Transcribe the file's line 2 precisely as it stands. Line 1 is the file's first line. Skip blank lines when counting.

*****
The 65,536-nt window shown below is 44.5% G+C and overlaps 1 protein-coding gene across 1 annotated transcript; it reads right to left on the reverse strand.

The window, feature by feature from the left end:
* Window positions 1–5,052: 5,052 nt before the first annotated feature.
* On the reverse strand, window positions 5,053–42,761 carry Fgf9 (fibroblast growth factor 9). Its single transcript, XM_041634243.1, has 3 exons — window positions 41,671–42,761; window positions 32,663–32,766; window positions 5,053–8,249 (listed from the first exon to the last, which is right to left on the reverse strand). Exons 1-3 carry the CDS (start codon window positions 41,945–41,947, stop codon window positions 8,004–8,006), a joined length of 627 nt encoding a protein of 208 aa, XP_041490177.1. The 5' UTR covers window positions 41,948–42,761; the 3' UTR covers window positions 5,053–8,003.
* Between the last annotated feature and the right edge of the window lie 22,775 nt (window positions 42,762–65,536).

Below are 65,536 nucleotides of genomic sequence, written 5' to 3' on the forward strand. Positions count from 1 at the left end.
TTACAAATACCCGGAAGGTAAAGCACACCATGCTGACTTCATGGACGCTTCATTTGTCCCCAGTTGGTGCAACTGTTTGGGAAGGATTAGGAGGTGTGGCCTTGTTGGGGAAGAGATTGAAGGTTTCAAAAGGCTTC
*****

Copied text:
The window, feature by feature from the left end: